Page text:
"Mr. Hoge has cast his lot with the atheistic and agnostic leaders of modern pseudo-science, many of which are on the Pontifical Academy of Science and consistently feed the pope garbage about man descending from apes and the universe being billions of years old."

http://www.catholicintl.com/oldgeo/hogevssungenis3.htm

Dave Armstrong said...

"Accordingly, an earth of approximately 10,000 to 15,000 years old agrees with much current scientific evidence on a number of fronts."

http://www.catholicintl.com/epologetics/articles/science/genesis.htm

Rick DeLano said...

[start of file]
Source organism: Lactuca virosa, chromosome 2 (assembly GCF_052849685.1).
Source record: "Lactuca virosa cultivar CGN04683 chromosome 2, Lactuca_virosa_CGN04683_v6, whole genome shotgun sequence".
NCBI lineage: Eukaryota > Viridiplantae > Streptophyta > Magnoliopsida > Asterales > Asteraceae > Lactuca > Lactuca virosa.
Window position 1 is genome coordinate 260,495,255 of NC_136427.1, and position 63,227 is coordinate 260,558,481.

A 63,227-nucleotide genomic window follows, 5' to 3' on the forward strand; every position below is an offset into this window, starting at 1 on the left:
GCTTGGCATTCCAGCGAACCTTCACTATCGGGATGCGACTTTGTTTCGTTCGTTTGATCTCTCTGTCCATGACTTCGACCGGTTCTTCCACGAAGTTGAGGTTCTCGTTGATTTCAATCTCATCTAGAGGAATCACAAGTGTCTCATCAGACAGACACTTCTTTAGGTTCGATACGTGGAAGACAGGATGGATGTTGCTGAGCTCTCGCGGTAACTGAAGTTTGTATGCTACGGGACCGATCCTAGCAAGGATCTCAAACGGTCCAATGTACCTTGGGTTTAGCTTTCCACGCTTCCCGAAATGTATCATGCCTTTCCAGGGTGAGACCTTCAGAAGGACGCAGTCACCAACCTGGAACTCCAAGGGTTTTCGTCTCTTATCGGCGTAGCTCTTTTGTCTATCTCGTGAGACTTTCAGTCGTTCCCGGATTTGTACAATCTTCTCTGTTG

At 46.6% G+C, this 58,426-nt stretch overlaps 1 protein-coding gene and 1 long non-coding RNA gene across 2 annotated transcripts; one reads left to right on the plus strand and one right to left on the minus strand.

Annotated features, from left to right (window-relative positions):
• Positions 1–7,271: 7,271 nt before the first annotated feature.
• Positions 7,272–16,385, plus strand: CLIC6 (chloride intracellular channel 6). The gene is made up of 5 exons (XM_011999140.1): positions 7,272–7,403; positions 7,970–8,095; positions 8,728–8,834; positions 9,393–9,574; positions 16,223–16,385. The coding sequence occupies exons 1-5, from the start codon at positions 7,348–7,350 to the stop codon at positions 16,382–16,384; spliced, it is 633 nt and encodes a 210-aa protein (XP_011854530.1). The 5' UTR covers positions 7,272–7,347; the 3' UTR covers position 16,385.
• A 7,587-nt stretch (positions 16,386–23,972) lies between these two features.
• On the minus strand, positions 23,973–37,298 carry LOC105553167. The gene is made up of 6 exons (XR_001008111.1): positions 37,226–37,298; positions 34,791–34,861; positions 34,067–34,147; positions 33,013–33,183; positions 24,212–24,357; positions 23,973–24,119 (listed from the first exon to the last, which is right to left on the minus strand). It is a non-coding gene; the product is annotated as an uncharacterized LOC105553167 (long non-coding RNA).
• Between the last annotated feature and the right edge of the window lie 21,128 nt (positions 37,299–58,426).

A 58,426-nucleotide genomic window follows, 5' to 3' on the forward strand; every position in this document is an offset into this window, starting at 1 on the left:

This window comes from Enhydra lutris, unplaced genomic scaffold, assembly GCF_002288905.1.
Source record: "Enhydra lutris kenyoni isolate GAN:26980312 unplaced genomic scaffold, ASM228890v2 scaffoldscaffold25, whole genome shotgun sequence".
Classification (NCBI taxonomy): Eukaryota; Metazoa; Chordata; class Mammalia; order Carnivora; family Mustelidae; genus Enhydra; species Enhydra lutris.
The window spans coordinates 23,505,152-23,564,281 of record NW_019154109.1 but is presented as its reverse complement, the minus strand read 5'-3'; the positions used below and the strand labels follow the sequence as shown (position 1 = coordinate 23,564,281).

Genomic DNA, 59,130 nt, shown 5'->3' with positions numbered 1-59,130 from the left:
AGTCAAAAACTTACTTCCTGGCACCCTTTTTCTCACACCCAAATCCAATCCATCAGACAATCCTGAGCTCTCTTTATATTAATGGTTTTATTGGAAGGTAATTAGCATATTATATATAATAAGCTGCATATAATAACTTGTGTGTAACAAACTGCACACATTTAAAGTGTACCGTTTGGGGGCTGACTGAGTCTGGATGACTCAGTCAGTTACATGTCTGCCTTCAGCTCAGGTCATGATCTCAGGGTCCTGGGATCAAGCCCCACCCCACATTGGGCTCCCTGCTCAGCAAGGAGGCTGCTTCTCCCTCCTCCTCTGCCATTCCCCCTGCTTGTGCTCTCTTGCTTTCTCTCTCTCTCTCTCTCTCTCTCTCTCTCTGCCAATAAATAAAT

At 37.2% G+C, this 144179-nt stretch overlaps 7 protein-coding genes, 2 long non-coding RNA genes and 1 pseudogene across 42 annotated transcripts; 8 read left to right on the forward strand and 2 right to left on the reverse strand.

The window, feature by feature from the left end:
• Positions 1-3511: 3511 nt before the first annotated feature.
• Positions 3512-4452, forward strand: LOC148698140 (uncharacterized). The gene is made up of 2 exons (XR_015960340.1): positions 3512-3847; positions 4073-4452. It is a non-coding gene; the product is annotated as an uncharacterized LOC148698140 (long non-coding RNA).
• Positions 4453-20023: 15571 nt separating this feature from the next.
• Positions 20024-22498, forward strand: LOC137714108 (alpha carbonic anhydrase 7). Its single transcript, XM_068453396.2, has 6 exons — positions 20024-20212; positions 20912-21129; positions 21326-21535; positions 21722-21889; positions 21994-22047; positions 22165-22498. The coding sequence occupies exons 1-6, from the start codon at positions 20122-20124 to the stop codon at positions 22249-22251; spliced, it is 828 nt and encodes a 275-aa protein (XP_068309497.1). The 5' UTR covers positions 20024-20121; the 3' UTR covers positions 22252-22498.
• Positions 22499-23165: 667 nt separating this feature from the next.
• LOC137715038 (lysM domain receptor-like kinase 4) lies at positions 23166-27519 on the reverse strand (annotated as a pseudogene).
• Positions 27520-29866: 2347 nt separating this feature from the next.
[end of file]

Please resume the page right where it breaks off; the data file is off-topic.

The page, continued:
Dave: The article was posted in January 2009. It is now June 2010. This means that yes, over a year has passed since the referenced, shockingly illiterate and embarrassing quote was initially posted and refuted, and aslmost that long since Dr. Sungenis charitably provided you with his exhaustively researched and annotated "Galileo Was Wrong". Had you bothered to read it you would have found, among many other things, the Einstein quote which concludes my post above. If you had read only *that quote*, Dave, you would have managed to grasp that your "astronauts" argument was a botch-job. You could have withdrawn it, and saved us both the unpleasant but necessary task of addressing yet again this simple truth: your argument is false, it is scientifically illiterate, and it is an embarrassment, as can be readily attested by any reader who has completed even a high-school physics review of the Theory of Relativity. You have certainly had plenty of time to read Dr. Sungenis' book, and remove the referenced botch-job of an "argument", but this you have not done. Instead you have left it up- and, just so that we are clear about the magnitude of your obstinacy- you have left this incompetent folly up on a Catholic apologetics site in the context of an excoriation of a fellow Catholic as "manifestly ludicrous". The irony here ought not be minimized, Dave. What *is* manifestly ludicrous, is your hilarious botch-job: